A Look at the Apple Sales Spin Merchants

April 15th, 2009

All right, depending on whom you believe, Apple’s sales were down last quarter. Or maybe they were flat, or perhaps there was a minor uptick, particularly in recent weeks.

Obviously, Microsoft would rather have you believe that PC sales are on the upswing again and Apple’s days in the sun have come to an end. It’s time to get the world back onto the Windows train and consign those would-be upstarts to the dustbins of history.

Yes, it does appear true that U.S. retail sales of Macs weren’t so terrific in January and February, according to surveys conducted by the respectable NPD Group. Knowing some of the people there, I’ll grant that they are serious and dedicated to providing accurate information.

However, those numbers do not reflect the entire story. They do not, for example, include online sales, where Apple does stellar business courtesy of its own site, nor third-party Web-based resellers. Overseas sales are also excluded, and that’s where Apple has been doing quite well in recent years.

Consider that iPod sales for the last quarter of 2008 were slightly depressed in the U.S., but higher in other countries. All told, there was a slight increase.

More to the point, consider that Apple released updates to the Mac desktop lineup in early March, which, for the most part, were ready for immediate delivery. Unconfirmed reports had it that Apple actually had to increase its production runs because of high demand, and it’s certainly possible that declining sales earlier this year were, in part, the result of people holding off their purchases in anticipation of new models.

I am not, however, dismissing the economic situation, of course.

Now Wall Street, in a surprising turnaround, seems bullish on Apple these days. Estimates of the company’s stock price are rising, as are estimates of the quarterly financial results that will be disclosed next week.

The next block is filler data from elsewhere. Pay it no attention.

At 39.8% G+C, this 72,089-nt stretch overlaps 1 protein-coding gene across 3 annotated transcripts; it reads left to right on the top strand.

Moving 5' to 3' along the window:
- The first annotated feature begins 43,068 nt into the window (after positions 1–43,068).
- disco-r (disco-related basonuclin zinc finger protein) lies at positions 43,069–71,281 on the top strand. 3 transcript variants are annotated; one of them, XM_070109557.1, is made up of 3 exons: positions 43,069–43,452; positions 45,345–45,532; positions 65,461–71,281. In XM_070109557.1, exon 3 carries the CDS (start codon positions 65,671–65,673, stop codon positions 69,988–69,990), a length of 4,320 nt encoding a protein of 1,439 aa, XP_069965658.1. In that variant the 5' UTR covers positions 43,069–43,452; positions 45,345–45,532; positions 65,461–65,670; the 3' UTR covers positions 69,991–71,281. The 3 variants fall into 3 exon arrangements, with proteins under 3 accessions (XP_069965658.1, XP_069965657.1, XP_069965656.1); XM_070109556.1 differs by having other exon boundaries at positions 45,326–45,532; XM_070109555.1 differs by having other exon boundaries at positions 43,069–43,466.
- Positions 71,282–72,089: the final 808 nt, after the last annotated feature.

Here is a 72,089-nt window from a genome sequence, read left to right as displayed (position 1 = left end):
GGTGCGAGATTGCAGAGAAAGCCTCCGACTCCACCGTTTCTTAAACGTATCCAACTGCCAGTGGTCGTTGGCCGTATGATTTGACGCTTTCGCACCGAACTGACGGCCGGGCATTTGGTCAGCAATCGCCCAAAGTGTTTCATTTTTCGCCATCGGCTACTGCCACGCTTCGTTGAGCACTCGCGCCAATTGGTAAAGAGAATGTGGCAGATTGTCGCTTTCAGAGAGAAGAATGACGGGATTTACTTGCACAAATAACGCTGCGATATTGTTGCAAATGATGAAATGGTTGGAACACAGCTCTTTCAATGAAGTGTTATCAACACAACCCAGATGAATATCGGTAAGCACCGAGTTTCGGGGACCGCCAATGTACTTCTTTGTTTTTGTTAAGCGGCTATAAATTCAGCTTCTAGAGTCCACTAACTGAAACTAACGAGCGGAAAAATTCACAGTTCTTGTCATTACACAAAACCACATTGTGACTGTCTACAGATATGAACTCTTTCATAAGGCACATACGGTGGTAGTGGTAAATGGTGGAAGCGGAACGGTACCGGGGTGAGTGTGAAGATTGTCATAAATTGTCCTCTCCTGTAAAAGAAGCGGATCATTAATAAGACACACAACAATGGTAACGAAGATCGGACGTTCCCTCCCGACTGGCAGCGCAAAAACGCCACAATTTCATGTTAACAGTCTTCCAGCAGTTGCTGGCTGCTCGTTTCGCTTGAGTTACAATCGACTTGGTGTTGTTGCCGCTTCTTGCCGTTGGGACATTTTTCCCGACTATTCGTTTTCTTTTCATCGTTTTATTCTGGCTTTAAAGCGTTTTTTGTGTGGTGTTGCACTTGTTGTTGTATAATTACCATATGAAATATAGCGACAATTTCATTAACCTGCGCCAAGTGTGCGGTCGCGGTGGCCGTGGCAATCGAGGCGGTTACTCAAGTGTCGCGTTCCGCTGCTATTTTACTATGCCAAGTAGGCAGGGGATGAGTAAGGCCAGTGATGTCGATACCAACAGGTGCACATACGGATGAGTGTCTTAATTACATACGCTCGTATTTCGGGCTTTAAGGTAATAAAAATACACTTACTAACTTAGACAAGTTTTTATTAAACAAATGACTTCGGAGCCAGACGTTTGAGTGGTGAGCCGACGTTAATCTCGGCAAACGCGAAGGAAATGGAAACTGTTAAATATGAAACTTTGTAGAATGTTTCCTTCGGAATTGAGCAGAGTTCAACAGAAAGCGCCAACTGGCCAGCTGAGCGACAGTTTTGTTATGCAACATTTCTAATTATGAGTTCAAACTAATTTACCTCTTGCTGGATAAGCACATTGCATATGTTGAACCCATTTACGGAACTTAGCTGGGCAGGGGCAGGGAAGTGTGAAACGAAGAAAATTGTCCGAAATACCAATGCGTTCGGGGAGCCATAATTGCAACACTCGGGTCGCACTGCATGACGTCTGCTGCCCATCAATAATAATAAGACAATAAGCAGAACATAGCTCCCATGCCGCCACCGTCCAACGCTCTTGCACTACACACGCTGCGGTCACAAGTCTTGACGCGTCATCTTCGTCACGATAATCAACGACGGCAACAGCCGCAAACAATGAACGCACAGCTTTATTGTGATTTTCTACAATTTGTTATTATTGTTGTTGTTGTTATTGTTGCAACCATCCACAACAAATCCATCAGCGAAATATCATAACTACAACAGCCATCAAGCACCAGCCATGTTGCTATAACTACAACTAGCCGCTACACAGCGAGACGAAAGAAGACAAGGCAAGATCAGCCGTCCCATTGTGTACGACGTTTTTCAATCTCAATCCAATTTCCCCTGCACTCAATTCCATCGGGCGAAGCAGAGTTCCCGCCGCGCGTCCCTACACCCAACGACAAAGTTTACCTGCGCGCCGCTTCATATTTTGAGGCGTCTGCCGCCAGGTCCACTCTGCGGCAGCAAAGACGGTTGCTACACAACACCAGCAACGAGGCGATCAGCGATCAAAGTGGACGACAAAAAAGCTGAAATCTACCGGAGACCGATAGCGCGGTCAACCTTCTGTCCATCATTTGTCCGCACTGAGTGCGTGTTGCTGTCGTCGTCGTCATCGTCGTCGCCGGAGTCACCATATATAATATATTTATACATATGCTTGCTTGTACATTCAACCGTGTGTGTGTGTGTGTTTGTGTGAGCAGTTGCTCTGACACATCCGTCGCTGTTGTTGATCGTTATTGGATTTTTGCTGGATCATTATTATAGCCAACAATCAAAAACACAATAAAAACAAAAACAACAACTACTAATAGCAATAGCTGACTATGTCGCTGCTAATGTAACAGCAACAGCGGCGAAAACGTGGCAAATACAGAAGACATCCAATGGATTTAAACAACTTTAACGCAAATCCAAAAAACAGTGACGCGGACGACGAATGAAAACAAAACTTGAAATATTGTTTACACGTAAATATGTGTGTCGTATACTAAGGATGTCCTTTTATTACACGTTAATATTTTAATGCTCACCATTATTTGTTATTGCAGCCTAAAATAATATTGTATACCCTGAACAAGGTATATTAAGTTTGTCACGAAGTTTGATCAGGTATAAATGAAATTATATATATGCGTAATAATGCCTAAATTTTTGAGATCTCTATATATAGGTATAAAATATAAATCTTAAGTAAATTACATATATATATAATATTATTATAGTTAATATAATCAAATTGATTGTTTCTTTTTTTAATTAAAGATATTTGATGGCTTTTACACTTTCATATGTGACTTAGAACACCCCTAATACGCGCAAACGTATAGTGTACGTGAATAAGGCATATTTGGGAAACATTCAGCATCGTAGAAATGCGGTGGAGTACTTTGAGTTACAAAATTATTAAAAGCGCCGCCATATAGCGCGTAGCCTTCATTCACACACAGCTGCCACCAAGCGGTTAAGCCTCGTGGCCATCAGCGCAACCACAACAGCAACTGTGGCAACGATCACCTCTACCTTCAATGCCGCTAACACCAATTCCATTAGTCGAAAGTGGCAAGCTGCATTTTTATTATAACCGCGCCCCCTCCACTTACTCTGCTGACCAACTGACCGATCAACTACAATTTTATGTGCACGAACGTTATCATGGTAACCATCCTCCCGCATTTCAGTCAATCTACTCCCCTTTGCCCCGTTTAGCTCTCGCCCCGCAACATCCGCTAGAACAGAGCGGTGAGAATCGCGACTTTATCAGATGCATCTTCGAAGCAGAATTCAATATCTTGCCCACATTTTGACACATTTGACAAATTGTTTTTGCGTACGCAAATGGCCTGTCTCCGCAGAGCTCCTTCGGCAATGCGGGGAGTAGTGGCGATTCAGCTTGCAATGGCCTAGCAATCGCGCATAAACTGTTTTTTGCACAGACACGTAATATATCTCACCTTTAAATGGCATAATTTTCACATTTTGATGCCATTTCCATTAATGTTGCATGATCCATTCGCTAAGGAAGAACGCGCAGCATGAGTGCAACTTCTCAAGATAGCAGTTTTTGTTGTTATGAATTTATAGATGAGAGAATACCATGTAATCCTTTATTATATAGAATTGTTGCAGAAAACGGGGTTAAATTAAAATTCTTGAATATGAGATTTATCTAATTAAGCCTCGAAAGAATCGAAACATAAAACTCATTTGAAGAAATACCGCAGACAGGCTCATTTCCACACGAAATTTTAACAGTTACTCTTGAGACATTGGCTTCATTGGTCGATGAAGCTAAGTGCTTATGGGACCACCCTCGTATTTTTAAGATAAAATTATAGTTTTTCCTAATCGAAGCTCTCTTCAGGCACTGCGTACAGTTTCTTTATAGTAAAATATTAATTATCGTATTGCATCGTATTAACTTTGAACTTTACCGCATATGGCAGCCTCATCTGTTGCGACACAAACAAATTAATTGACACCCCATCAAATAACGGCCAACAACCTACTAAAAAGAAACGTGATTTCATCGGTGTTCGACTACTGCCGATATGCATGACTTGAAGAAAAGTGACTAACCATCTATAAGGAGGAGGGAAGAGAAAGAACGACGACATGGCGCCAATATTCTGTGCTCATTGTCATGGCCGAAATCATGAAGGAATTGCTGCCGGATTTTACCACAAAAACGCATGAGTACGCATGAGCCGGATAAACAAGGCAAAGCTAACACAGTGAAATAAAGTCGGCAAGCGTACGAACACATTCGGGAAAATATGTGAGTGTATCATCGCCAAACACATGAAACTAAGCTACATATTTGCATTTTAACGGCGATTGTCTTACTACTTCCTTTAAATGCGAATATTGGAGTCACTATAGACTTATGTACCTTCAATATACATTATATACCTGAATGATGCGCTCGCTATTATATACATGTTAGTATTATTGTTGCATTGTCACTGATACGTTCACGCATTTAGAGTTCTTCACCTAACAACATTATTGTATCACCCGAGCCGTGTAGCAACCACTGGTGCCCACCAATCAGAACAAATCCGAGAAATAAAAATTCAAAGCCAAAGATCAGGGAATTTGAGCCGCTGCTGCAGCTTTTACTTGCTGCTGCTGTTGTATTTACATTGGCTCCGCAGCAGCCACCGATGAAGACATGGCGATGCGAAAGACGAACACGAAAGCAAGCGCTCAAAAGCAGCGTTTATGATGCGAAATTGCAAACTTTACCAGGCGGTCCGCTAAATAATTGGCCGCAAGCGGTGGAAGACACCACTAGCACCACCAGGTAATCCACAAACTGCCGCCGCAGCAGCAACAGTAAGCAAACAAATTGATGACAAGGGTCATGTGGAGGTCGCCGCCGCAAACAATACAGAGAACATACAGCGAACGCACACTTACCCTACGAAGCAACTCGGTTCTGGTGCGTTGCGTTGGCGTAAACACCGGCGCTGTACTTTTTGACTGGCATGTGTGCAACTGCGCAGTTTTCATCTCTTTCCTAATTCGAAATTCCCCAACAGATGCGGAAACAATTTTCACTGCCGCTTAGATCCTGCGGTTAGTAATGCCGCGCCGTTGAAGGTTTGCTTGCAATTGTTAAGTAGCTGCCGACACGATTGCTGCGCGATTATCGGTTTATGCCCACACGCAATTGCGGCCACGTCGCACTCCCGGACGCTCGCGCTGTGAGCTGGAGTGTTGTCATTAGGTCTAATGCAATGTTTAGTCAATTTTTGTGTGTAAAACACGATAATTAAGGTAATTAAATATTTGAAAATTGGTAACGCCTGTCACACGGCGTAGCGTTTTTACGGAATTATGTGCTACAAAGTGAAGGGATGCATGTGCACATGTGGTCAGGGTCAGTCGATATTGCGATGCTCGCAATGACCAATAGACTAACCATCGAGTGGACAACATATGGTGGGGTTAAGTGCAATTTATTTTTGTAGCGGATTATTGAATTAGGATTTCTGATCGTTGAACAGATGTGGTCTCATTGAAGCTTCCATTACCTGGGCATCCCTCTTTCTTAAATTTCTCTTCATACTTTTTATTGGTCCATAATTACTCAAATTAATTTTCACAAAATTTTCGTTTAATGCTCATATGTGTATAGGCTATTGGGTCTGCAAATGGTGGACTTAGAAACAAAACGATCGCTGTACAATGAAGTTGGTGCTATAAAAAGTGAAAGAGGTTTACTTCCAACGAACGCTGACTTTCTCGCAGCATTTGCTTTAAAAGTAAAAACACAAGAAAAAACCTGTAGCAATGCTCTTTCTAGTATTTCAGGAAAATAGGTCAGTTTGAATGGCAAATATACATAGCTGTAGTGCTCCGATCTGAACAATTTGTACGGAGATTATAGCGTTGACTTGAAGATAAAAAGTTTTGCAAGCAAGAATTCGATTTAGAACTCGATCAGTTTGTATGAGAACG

Until then, my friends, we won’t really know just how well Apple did, or whether they failed to perform to expectations. Certainly nobody within the company is talking, and outside analysts can all be regarded with a grain of salt. That’s particularly true of the hacks who are desperately trying to put positive spins on Microsoft’s performance, and if they continue to report relatively flat sales, what will they say then?

Before I continue, let me tell you that I do not intend to provide any estimates of Apple’s sales for the last quarter or for this month. Frankly, I have no inside information to present and, while I hope they were flat or on the increase, I can certainly understand how the economy may cause lots of people to give personal computer purchases a far lower priority on their shopping lists.

But consider what’s really happening.

Microsoft’s new ad campaign, demonstrating that if you want to buy crap, you can get plenty of it with a Windows PC, is getting a fair amount of attention. The same holds true for that controversial survey from alleged analyst Roger Kay, who tried desperately to make it seem that it’s an awful lot cheaper to buy and operate a Windows PC when compared to a Mac.

These two attempts to turn negatives into positives simply don’t ring true in any respect. But I won’t repeat my objections. You’ve read about them in past columns, and a number of other tech writers have provided extensive looks into the situation and reached the same conclusions I did.